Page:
The Ice Kings
SIOC hands out the college hockey hardware
Posted: Thursday March 8, 2007 12:14PM; Updated: Thursday March 8, 2007 5:28PM
It's been 150 days since Vermont laid a 6--0 smackdown on Colgate in the opening game of the 2006 Ice Breaker Invitational. Little did college hockey fans know that the ease with which the Catamounts dismantled the highly-touted Raiders would be just the first surprise in a season chock full of them. With the NCAA tournament just two weeks away, SI on Campus doles out the hardware for a regular season that's seen everything from the show-stopping shot-stopping of Beantown's less-lauded goalie to a heralded football school that has begun waking up the echoes on the ice.
All players, coaches and fans of college hockey are asking themselves the same question: How in the name of Touchdown Jesus did Notre Dame get so good? A year ago the Fighting Irish finished 13-19-4. But led by the stout goaltending of senior David Brown, this team is doing the one thing that its football counterparts couldn't: proving its doubters wrong. At 27-6-3 the Irish have owned the top spot in the polls for the last five weeks and are as sure a bet as there is to earn a trip to the Frozen Four in April.
Most Valuable Player
Small enough to fit in your back pocket, North Dakota left wing Ryan Duncan stands as the biggest reason why the Fighting Sioux have a fighting chance in the tournament. The 5-foot-6, 158-pounder has 27 goals and 22 assists to rank fifth in the nation in scoring. If the Sioux are able to make a run for the title, the Hobey Baker Award may be in reach of this redheaded Calgary native.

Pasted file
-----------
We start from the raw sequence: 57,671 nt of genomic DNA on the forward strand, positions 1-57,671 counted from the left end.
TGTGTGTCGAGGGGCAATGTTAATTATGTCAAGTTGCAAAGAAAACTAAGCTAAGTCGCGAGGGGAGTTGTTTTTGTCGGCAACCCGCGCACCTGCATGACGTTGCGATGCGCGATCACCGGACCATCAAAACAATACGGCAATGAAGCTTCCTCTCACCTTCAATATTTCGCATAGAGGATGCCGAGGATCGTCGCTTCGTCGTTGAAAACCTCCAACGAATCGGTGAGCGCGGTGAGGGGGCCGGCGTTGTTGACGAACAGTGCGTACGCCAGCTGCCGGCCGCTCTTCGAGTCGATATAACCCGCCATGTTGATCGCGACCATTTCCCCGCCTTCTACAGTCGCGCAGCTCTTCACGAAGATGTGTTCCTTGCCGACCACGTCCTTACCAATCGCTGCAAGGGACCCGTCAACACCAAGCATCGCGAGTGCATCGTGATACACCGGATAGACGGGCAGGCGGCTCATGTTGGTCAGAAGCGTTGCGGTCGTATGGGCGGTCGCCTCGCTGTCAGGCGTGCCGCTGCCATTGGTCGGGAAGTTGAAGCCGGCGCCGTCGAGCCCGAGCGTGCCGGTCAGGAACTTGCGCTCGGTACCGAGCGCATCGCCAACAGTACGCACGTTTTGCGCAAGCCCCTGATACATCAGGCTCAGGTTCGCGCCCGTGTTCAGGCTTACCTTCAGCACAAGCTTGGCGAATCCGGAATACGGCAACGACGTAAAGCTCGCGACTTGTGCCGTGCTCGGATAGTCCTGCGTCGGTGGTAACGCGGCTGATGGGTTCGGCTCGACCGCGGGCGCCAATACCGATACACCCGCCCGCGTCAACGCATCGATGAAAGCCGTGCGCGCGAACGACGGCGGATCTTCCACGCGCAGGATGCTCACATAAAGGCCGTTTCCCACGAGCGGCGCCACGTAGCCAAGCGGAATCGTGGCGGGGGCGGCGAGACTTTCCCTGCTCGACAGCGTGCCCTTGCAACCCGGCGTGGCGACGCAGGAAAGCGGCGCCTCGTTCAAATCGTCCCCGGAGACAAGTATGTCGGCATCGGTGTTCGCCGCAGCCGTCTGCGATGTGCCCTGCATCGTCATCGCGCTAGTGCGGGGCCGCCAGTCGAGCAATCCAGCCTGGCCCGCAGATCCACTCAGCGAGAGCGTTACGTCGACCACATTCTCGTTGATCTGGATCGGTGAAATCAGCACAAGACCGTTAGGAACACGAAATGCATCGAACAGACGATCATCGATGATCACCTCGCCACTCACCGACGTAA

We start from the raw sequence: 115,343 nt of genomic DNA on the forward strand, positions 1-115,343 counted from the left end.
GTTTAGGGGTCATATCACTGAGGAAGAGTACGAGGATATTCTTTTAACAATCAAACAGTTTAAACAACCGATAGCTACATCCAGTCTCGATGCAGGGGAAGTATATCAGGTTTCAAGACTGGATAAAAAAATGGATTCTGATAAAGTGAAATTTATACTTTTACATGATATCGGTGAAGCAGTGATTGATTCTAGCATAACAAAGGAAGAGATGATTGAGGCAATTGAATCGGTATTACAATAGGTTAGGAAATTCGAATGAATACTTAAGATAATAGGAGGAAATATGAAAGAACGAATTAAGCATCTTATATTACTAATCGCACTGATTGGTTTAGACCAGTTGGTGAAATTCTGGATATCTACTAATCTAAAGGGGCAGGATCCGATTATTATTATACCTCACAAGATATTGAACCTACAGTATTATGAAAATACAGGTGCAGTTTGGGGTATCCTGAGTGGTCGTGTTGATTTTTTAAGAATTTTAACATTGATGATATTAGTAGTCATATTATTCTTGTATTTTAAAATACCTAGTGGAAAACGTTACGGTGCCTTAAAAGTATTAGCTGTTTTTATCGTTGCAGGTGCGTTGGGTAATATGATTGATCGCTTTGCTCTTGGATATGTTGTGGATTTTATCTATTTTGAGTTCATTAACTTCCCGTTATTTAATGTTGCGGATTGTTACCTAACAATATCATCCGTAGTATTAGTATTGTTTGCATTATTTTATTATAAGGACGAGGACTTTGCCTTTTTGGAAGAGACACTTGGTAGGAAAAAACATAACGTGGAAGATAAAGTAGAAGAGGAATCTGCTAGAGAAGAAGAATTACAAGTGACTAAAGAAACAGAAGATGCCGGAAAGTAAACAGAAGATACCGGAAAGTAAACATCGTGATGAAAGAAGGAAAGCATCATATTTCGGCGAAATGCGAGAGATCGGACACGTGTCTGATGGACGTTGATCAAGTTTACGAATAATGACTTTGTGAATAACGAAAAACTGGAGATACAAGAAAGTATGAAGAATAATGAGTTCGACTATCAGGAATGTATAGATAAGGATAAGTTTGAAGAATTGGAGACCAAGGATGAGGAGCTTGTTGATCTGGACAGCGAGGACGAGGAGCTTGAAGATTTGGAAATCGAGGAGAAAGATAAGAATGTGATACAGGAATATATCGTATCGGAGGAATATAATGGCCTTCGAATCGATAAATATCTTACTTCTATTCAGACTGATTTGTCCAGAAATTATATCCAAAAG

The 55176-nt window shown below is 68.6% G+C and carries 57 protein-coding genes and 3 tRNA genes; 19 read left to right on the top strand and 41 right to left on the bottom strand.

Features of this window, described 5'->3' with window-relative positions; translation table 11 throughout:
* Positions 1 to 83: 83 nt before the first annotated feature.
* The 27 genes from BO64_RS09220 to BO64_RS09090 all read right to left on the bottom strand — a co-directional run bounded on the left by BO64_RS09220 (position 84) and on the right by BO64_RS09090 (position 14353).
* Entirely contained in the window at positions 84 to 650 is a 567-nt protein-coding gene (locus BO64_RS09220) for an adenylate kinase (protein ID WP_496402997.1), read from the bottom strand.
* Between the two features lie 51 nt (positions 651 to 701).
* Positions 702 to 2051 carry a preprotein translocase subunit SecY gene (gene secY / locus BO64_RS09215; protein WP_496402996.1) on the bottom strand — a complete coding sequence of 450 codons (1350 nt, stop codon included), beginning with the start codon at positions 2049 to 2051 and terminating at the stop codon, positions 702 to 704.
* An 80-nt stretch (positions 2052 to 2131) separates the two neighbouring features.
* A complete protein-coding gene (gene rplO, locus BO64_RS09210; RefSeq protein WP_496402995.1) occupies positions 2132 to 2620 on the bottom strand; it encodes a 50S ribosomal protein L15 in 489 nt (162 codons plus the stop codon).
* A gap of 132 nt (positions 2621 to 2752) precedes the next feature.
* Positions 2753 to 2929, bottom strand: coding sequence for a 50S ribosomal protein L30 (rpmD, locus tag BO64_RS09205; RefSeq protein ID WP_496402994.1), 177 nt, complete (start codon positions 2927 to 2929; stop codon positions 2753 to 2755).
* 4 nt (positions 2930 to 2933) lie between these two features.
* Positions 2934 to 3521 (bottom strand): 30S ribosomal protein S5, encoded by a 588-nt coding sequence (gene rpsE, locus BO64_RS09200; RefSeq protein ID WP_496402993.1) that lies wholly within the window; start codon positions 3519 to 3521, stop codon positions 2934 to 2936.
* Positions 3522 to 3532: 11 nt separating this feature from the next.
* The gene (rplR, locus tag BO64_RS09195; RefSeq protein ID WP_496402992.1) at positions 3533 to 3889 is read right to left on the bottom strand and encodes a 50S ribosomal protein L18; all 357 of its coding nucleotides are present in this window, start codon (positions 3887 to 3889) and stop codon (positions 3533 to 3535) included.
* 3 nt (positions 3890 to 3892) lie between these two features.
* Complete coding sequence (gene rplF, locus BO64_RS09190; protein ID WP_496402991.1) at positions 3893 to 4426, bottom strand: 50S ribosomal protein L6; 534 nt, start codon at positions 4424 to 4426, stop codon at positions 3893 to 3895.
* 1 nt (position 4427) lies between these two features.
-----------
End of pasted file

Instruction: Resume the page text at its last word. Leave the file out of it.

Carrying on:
At this time a year ago Bostonians would tell you that the only thing as dependable as Tom Brady in the two-minute drill is Boston College's Cory Schneider in the crease. But while the Eagles' goaltender was hoarding the preseason accolades, it's been the net play of Boston University's John Curry that has not only emerged as the city's best, but also as the nation's best. Curry bested Schneider in the championship game of the annual Beanpot tournament, stopping 37 of 38 shots in the Terriers' 2--1 win. Curry's 1.82 goals-against average and .933 save percentage ranks third and first in the nation, respectively.
Bob Motzko's first coaching job came in 1986 as an assistant to Herb Brooks at St. Cloud State. Not a bad guy to learn from. Now in his second year as head coach of the same team, Motzko is taking a page from Brooks's book, How to Mold a Team with Average Talent into a Giant Killer. Even in the ultra-competitive Western Collegiate Hockey Association, Motzko's Huskies have built on their 22-16-4 record of a season ago to enter the 2006-07 WCHA tournament ranked third in the nation. For the 16,000 students on the remote Minnesota campus Motzko's stunning success has made the long winter a bit more bearable.
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